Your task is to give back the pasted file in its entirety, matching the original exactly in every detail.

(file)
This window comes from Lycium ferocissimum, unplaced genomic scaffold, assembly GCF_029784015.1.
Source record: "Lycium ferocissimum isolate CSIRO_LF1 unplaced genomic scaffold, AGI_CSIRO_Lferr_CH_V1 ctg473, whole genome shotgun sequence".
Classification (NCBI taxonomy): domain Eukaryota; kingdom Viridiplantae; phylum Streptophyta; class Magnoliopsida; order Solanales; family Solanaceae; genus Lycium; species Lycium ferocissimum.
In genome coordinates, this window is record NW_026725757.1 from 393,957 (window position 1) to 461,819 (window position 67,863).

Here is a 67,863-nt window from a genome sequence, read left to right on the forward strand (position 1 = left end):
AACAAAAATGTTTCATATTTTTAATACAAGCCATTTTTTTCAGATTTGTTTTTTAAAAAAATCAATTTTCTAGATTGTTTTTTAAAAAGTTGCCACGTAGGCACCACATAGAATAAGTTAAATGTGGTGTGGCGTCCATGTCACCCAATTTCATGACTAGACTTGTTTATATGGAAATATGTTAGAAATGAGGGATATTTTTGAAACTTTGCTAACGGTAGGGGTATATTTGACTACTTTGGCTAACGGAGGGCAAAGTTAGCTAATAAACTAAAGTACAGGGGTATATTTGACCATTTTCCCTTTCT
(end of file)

This window comes from Lycium ferocissimum, unplaced genomic scaffold, assembly GCF_029784015.1.
Source record: "Lycium ferocissimum isolate CSIRO_LF1 unplaced genomic scaffold, AGI_CSIRO_Lferr_CH_V1 ctg473, whole genome shotgun sequence".
Classification (NCBI taxonomy): domain Eukaryota; kingdom Viridiplantae; phylum Streptophyta; class Magnoliopsida; order Solanales; family Solanaceae; genus Lycium; species Lycium ferocissimum.
In genome coordinates, this window is record NW_026725757.1 from 393,957 (window position 1) to 461,819 (window position 67,863).

Here is a 67,863-nt window from a genome sequence, read left to right on the forward strand (position 1 = left end):
AACAAAAATGTTTCATATTTTTAATACAAGCCATTTTTTTCAGATTTGTTTTTTAAAAAAATCAATTTTCTAGATTGTTTTTTAAAAAGTTGCCACGTAGGCACCACATAGAATAAGTTAAATGTGGTGTGGCGTCCATGTCACCCAATTTCATGACTAGACTTGTTTATATGGAAATATGTTAGAAATGAGGGATATTTTTGAAACTTTGCTAACGGTAGGGGTATATTTGACTACTTTGGCTAACGGAGGGCAAAGTTAGCTAATAAACTAAAGTACAGGGGTATATTTGACCATTTTCCCTTTCT